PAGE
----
Subscribe to the Cultivating Resilient Teens Podcast
Have you figured out where your sweet little girl is going?
In podcast episode #1 we pose the question … Are you wondering where your sweet little girl went?
And offer 5 Hints to Solve the Mystery.
I honestly didn’t really think anyone would listen to my first podcast, but Episode #1 Are You Wondering Where Your Sweet Little Girl Went? 5 Hints to Solve the Mystery seems to be a listener’s favorite.
Maybe it’s a top choice because, as your daughter begins to build her tribe outside the family and emphatically engages you in “discussions” regarding your parenting approach … you’re thinking, “Oh boy, what now?”
But I want to assure you that, just like the 5 hints helped you get a much-needed glimpse into her world, the Two New Resources we’re offering today will make these transitions feel more like an awesome adventure, than a weird episode of Crazy Town.
Because, chances are, by now, you’re likely seeing your daughter:
- exploring her true identity
- trying out different personas
- and stretching (or retracting) her wings
It’s no secret that the self-discovery road isn’t always smooth sailin.’
It certainly wasn’t for me.
Though, as your daughter develops a strong sense of self, it’ll make it a little easier and safer to:
- try out different friend groups
- set healthy boundaries
- and advocate for what she believes in
If you’d like clarity on what I mean by building a strong sense of self, you may want to listen to Episode #16 Does Your Teenage Daughter Need a Strong Sense of Self to be Successful in Life? because we offer a simple tool that folks have said is super helpful, it’s called the 3-2-1 Method.
And because, simple tools that feel doable promote lasting growth, let’s dive into today’s two new resources.
The Tale of Two Paths
First off, I’d like to share with you, in my private coaching practice, there are two ‘common paths’ that teenage girls seem to toggle between as they begin to stretch their wings.
I call it the tale of two paths.
Finding your Flow
The first path is your daughter’s quest to find her flow.
As she sets off to find her flow, she’ll want to practice being mindful.
Because when she’s mindful, it means she’s paying attention to what’s going on.
Specifically, she’ll want to pay attention how she’s talking to and about herself.
And one of the most effective ways to find your flow in this process, is to talk to yourself in third person.
I know it may sound silly, but when you talk to yourself in the third person, it creates a safe, emotional distance from criticism and judgement.
And allows you to take a more curious approach.
So rather than saying “I could have done better on that project.”
Restate your thought in third person by using your name.
For example, “Shawna, if you wanted to do better on that project, what would you do differently and why?”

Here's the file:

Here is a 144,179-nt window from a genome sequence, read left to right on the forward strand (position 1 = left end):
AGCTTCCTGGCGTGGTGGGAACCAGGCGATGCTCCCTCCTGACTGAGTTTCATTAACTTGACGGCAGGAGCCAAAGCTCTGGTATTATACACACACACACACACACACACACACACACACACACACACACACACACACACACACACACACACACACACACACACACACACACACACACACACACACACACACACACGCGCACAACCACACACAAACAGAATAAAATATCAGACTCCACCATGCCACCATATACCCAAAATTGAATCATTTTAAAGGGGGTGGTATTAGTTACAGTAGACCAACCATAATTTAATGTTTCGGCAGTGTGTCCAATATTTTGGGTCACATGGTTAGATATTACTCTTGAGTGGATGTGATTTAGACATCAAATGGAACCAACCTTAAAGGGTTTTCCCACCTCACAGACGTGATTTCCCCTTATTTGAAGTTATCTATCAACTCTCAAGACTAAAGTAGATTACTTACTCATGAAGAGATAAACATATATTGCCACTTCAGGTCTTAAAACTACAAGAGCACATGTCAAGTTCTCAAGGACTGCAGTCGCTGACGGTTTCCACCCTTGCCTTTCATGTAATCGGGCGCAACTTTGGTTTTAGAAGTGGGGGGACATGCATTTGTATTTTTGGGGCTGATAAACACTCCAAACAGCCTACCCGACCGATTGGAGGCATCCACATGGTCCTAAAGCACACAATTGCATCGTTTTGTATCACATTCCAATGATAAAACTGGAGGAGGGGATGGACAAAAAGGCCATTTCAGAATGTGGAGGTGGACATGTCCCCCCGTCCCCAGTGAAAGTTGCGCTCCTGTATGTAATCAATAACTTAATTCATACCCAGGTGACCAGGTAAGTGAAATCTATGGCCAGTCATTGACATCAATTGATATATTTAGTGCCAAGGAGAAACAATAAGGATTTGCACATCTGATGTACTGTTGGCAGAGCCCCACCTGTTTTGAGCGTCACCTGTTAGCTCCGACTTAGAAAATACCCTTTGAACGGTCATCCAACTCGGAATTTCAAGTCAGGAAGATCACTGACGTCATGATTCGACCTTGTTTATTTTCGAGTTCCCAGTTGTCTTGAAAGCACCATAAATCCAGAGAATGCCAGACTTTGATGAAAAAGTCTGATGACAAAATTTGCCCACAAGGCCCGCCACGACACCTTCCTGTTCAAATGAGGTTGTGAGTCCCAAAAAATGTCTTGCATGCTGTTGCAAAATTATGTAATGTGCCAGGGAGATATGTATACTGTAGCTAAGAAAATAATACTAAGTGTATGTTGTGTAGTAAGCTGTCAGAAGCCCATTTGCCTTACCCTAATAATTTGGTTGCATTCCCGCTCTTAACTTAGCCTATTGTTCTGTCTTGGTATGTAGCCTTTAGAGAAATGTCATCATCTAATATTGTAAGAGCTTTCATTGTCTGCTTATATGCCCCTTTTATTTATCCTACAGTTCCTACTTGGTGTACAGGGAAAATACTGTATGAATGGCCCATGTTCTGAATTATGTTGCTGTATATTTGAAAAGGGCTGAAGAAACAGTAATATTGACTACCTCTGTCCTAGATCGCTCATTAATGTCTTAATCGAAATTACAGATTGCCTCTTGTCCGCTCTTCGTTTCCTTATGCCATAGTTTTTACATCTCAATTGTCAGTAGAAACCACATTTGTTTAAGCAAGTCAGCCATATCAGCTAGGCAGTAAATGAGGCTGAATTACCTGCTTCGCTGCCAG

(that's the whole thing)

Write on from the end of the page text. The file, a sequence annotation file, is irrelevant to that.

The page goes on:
When you reflect back on situations, especially tough ones, with a curious mind, there’s more room for clarity.
And clarity promotes growth.
And growth invites, you guessed it – flow.
Ditching Habitual Autopilot
The second path I see, is sometimes frustrating and messy because your daughter is stuck in what we consider to be ‘habitual autopilot.’
If she’s spinning the same stories over and over, or always taking the same approach but wishing for a different result – she’s probably stuck in habitual autopilot.
Which unfortunately is the opposite of finding her flow.
We’ve all been there at least once, and it tends to happen when we experience a roadblock or tough personal setback.
That’s why I want to share the 4 Steps to Overcome a Devastating Setback.
These steps are the work of Dr. Cathy Collautt.
Step #1 You must learn to deal with setbacks, failures, and blows to your confidence and overcome them. Especially if you’re going to try new things and live a life worth living.
Step #2 Recognize that success and failure are on the same path. And remember that before you accomplish that ‘something’ there’s always a period of time where you haven’t yet proven you can do it.
Step #3 Celebrate the effort, not the result. Applaud yourself for trying because you could have not tried. And when you win, celebrate the effort and enjoy the result.
Step #4 Confine your conclusions. Don’t let this specific failure become global. Leave off drawing conclusions about your character, your self-worth or your entire existence because you’ve seen failure.
Gather the Gems
So, as you’re figuring out where is your sweet little girl going, let’s invite her to try these two new resources.
Talking to herself in third person and walking through the four steps.
These resources are designed to help your daughter learn how to gather all the great growth-related gems on her path to adulthood – and we want her to discover them all!
Until next week, remember, every experience you have is perfect for your growth.
Article in Vice.com | Why You Should Talk to Yourself in the Third Person | by Shayla Love | 12.28.2020 |
YouTube Video | Marie Forleo with Catherine Collautt, Ph.D. | 4 Steps to Overcome a Devastating Setback